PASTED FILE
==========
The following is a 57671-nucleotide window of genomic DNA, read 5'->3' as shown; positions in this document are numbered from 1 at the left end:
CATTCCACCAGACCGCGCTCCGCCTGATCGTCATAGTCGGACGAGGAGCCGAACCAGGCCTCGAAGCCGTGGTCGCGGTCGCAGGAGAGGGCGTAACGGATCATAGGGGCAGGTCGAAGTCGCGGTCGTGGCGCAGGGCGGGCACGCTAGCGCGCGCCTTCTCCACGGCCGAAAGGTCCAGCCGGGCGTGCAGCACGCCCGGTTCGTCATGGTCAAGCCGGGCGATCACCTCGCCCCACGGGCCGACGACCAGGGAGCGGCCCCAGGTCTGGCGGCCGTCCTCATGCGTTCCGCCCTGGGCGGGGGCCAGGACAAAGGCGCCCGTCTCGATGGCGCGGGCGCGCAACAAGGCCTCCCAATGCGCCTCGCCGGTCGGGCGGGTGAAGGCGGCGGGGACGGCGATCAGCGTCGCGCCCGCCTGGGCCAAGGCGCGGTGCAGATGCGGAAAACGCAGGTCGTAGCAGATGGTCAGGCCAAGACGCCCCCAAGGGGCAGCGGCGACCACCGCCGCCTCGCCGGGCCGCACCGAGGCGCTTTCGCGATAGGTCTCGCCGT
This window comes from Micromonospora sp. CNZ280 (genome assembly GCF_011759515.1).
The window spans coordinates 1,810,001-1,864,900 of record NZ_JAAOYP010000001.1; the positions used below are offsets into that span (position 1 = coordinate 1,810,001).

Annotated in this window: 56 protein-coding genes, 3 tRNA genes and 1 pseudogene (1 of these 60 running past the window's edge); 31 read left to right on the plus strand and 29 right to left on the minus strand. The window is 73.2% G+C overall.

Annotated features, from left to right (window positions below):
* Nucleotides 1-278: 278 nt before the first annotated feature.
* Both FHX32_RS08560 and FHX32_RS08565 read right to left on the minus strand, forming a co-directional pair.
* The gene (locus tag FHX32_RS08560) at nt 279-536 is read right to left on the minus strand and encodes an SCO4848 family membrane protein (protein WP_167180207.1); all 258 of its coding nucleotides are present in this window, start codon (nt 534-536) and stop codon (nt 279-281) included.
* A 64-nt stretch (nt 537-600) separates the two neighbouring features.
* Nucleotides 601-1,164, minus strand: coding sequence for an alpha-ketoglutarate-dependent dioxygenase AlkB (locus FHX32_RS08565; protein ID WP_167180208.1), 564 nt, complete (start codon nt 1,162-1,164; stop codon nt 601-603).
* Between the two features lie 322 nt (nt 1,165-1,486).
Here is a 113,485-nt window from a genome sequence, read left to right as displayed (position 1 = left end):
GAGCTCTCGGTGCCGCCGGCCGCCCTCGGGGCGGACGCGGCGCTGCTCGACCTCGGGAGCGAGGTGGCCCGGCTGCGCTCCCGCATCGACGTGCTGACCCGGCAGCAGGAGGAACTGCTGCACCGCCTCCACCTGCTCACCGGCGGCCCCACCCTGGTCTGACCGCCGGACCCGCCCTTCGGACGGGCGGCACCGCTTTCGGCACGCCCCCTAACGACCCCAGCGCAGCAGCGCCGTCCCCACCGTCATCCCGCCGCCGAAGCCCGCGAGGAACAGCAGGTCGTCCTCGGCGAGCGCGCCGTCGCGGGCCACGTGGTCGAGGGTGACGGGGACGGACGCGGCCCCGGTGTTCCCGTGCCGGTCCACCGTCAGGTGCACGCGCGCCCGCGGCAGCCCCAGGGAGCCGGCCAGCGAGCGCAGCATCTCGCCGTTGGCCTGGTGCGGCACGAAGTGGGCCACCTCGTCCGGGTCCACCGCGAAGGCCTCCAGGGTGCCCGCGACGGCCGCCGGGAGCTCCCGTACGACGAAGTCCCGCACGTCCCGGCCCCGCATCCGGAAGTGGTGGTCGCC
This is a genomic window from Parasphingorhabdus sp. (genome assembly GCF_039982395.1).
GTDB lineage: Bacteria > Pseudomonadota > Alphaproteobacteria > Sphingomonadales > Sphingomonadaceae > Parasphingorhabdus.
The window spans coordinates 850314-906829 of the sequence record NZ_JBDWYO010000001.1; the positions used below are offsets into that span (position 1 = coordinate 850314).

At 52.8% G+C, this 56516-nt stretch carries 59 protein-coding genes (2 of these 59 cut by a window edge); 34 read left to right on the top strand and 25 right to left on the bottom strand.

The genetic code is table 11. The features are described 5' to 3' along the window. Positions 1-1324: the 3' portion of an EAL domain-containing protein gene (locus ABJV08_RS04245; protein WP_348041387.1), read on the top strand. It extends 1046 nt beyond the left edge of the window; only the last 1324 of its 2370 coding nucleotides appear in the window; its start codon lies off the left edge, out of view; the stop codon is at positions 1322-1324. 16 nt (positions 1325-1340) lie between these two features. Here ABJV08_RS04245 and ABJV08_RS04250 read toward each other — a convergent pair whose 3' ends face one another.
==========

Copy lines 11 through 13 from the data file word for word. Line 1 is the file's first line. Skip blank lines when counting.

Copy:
* Nucleotides 601-1,164, minus strand: coding sequence for an alpha-ketoglutarate-dependent dioxygenase AlkB (locus FHX32_RS08565; protein ID WP_167180208.1), 564 nt, complete (start codon nt 1,162-1,164; stop codon nt 601-603).
* Between the two features lie 322 nt (nt 1,165-1,486).
Here is a 113,485-nt window from a genome sequence, read left to right as displayed (position 1 = left end):